You think you couldn't handle some kind of a dispute between yourselves? Listen, you're going to judge the world someday. Paul is just making a passing reference to something that we don't begin to have the time to elaborate on today, but let me just mention some other places in the Scripture where this same concept is taught. If you are not familiar with this, please jot these references down and read these Scriptures when you have the time. First of all, for example, Jude, verses 14-15, speak of the fact that when the Lord comes back, He will come with ten thousands of His saints to execute judgment on the earth. We are not told there exactly what function believers will play, but it specifically says that when the Lord comes back, He will bring with Him an uncountable number of His saints. In fact, the interesting thing is that Jude was quoting Enoch, who was the seventh descendant of Adam. So this is a principle that was taught way back in the beginning of the human race.

Daniel, chapter 7, verse 22, speaks of the fact that as Daniel saw into Heaven, he saw the Ancient of Days. This was a reference to the Lord Jesus Christ–“The Ancient of Days” sitting on His throne, surrounded by all kinds of saints. So again we have a reference to Christ sitting in judgment over the nations of the earth with believers aiding in some way in that.

Matthew, chapter 19, verse 28, says that the twelve apostles will sit on twelve thrones judging the twelve tribes of Israel. We're not apostles, but the apostles were believers; and so believers in Jesus Christ will have some kind of function in judging the world.

Future Judgment Committed to Christians

II Timothy, chapter 2, verse 12, says, “If we suffer with Him, we shall also reign with Him.” In fact, I Corinthians, chapter 6, verse 3, goes on even more specifically: “Do you not know that we shall judge angels? How much more things that pertain to this life?” So another area of judgment that believers will someday participate in is the judgment of the angels. Jude also refers to the angels that sinned, that are chained in outer darkness waiting the judgment day. Probably those are the angels that Paul is referring to. He just makes the general statement, but probably it's a reference to the judgment of the demons and of the other angels who chose to go with Lucifer and against God. In some way, in some capacity, believers will have a hand in the judging of those angels.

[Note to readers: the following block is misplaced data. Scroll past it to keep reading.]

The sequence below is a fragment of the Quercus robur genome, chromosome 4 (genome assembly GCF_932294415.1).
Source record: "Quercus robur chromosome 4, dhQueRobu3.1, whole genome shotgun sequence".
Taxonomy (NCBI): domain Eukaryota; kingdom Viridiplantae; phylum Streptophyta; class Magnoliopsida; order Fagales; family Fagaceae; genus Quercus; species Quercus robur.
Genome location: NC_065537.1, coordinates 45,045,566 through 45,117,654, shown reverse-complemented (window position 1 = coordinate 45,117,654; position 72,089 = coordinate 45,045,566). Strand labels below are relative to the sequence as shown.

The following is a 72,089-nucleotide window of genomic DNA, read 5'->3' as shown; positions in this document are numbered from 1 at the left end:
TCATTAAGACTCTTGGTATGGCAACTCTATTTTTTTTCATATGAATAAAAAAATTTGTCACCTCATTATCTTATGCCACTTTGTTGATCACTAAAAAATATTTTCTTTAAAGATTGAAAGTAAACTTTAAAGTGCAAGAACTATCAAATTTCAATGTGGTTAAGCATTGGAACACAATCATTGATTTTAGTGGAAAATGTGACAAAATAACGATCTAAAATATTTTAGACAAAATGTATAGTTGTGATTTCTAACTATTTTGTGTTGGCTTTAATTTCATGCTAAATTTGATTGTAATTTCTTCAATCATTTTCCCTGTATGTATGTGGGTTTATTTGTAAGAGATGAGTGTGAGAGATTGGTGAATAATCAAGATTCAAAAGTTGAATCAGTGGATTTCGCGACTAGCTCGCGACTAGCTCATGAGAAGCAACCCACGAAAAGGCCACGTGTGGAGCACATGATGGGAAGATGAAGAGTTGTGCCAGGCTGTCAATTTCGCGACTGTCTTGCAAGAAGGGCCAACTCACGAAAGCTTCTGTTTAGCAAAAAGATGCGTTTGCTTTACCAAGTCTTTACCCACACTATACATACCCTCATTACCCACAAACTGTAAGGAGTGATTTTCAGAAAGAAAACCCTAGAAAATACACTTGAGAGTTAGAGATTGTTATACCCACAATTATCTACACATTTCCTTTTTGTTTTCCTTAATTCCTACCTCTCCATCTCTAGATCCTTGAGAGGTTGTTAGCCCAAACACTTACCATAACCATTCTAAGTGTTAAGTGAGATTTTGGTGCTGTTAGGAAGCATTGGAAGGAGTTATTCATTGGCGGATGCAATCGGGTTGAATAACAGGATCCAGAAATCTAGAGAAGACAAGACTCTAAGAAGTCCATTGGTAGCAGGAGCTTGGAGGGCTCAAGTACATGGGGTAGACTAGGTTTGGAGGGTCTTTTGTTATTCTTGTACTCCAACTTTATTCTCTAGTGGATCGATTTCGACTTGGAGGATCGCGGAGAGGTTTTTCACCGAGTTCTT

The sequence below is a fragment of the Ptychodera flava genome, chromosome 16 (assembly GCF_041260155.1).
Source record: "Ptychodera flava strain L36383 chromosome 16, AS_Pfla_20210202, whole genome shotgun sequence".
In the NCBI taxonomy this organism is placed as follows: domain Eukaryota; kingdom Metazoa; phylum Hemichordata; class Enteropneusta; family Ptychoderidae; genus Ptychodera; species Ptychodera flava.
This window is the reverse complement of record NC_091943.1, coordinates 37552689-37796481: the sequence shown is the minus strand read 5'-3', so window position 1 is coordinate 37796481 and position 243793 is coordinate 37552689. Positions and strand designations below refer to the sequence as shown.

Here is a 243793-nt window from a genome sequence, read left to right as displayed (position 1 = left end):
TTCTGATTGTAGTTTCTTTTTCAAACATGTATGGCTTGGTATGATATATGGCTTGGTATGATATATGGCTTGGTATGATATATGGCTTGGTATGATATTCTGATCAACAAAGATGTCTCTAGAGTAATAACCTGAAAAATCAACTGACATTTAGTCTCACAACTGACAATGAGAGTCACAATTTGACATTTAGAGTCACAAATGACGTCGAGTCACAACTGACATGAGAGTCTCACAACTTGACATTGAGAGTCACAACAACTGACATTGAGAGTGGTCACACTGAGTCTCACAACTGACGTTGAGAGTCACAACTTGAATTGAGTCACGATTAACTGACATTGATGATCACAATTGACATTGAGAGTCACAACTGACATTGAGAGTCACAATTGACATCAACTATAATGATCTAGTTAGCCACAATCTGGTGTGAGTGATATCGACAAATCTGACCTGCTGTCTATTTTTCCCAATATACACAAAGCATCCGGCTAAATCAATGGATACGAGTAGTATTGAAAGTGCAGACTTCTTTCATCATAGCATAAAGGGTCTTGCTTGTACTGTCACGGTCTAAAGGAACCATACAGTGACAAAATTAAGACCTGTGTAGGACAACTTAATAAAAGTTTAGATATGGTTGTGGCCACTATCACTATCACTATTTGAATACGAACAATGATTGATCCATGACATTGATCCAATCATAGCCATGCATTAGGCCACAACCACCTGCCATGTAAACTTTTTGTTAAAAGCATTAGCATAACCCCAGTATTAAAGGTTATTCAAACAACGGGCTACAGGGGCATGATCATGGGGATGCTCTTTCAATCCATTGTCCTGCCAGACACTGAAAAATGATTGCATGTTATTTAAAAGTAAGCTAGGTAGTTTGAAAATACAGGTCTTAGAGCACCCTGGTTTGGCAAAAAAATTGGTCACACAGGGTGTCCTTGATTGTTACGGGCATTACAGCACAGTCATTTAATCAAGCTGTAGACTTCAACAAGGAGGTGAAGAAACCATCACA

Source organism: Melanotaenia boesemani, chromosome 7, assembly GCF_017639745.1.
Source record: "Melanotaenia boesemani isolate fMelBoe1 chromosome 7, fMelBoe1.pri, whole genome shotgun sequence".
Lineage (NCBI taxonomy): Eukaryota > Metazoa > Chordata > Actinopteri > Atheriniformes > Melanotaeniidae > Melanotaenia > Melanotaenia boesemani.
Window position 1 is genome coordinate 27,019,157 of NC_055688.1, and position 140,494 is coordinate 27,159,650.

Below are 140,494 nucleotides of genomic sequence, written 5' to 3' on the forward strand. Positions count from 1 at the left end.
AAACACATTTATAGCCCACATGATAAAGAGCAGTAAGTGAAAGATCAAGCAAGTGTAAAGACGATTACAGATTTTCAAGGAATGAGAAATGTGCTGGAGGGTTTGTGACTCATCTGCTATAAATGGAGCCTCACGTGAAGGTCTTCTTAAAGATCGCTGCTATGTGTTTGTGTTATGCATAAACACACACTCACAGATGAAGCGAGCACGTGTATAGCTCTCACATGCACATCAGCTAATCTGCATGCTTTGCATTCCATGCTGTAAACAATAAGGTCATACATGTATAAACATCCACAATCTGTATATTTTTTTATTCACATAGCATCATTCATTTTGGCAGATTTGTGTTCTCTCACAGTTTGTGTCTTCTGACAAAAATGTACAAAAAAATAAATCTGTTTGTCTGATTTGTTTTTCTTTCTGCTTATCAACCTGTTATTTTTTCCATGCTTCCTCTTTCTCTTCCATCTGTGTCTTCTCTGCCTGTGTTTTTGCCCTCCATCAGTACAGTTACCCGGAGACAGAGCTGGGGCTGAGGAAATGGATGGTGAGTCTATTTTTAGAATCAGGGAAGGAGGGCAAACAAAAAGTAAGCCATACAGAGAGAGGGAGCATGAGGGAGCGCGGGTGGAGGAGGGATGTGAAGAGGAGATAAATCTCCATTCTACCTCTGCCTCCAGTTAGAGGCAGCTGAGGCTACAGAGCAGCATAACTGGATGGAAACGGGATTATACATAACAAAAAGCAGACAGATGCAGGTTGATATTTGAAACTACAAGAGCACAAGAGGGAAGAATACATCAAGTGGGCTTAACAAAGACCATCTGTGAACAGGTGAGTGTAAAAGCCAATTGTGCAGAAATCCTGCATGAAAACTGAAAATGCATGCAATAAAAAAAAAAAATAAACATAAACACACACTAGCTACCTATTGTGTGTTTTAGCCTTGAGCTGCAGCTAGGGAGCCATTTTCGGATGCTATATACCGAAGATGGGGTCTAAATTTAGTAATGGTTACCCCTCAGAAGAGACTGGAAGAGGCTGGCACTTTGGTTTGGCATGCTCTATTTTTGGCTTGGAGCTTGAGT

A sideline benefit of this understanding, and one of the reasons you may want to study these passages more carefully, is that it gives us a little bit more of a clue to what we'll be doing in Heaven. We have the idea that about all we'll be doing in Heaven is sitting around on the clouds playing harps or singing the Hallelujah Chorus or something. Well, that's all right for the music majors, but what about the rest of us? I'm not sure I'll enjoy the Hallelujah Chorus after the five or six hundredth time we've sung it. But you see, these verses tell us that though we'll be doing that kind of thing, that's not all we'll be doing in Heaven. Heaven is not going to be just an eternal lounging around. We're going to be involved in things. We're going to be involved with Jesus Christ for a thousand years at least in administering the government that goes on on the earth while we're in Heaven. That's an exciting thing to think about, but the point that Paul is making with that information here in I Corinthians, chapter 6, is that yes, Christians are capable of making decisions about disputes between other Christians. We may not have the legal training to present a case as it would be presented in court, but we are capable of hearing the facts in a dispute and making a judgment about those facts.

Result of Disobedience

Now obviously, the Corinthians, as I said before, had not been following this course. Verse 4 reproaches them for taking matters before unbelievers. In verse 5, he picks that theme up:

I Corinthians 6

5I speak to your shame. Is it so, that there is not a wise man among you? no, not one that shall be able to judge between his brethren?

To really get the impact of verse 5, you have to have been studying through I Corinthians as we've been doing. If you remember back in the first part of the Corinthian letter, one of the big problems was that they were so proud of their intellect and their wisdom. One of the first things that Paul is to hammer on them about, one of the big problems in that church, and it can be a problem in any church, was their exaltation of their intellect, their pride about their wisdom, their exaltation about their education. That's a problem that can develop in this church or any other church. And so Paul is speaking very sarcastically. “Do you mean to tell me,” he says, “that in this very church that prides itself on wisdom, there's not even one wise man who could settle disputes between believers?” I think that would indicate that it doesn't have to be the whole church. It can be a very small group, but there ought to be at least a few believers who are spiritually mature enough to be able to make these kinds of decisions. You don't have to resort to the courts. He says, in verse 6, two disappointing things:

I Corinthians 6

6But brother goeth to law with brother, and that before the unbelievers.

First, they were going to court brother against brother, people in the family of God not able to agree on things between themselves, people who share the Holy Spirit, people who claim that they have the same Lord, people who have access to the same Word of God; and yet they're butting heads to the point that they're going to court with each other. What a terrible shame! “And what's worse,” Paul says in the last part of the verse, “they're doing that before unbelievers.”